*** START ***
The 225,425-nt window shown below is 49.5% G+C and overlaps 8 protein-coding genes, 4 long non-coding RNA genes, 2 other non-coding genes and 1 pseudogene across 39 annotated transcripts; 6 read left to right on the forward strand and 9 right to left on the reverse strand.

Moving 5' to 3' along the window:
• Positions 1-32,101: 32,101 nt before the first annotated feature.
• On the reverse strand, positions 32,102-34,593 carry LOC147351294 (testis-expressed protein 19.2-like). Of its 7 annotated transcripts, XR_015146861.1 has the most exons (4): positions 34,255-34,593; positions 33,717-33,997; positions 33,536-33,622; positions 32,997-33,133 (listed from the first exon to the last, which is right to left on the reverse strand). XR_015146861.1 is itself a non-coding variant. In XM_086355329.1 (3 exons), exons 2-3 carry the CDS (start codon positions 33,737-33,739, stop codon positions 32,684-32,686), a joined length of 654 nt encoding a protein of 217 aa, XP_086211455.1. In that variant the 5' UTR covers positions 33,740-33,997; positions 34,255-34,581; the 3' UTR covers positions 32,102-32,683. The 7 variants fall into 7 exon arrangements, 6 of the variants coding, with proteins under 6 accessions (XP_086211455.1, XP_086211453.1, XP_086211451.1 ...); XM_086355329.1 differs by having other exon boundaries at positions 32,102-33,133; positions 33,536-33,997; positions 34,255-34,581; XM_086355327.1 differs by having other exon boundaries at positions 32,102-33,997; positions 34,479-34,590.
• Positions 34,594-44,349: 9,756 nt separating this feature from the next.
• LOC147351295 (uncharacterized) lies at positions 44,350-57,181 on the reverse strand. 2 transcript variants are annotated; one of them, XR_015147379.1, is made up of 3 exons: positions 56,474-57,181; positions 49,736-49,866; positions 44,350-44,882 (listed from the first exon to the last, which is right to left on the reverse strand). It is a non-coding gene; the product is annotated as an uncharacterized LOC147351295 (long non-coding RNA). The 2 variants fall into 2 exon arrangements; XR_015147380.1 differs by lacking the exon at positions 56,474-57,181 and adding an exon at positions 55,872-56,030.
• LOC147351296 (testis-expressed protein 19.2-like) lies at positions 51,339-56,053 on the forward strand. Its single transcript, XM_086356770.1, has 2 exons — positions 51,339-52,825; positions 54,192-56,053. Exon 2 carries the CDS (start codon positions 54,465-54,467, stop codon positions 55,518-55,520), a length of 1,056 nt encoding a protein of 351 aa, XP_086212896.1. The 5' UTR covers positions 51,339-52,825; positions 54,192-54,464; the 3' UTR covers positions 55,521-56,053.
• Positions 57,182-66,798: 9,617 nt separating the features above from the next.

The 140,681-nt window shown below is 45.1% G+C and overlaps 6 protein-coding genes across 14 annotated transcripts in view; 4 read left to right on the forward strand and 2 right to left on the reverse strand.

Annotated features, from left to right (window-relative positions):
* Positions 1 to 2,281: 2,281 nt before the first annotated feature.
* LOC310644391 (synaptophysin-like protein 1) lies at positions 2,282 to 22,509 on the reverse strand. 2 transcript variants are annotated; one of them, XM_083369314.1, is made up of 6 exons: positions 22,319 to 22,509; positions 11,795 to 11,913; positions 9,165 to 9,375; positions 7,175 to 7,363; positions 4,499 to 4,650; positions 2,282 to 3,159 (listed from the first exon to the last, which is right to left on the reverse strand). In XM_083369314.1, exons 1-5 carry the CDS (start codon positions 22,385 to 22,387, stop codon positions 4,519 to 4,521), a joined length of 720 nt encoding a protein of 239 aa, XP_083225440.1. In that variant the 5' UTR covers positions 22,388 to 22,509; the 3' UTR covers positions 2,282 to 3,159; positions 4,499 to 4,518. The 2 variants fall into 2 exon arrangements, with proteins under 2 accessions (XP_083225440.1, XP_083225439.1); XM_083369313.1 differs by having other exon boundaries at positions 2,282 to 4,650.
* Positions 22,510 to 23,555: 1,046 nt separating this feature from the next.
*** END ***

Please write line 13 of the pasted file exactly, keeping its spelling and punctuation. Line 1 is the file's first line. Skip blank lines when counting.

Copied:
* Positions 22,510 to 23,555: 1,046 nt separating this feature from the next.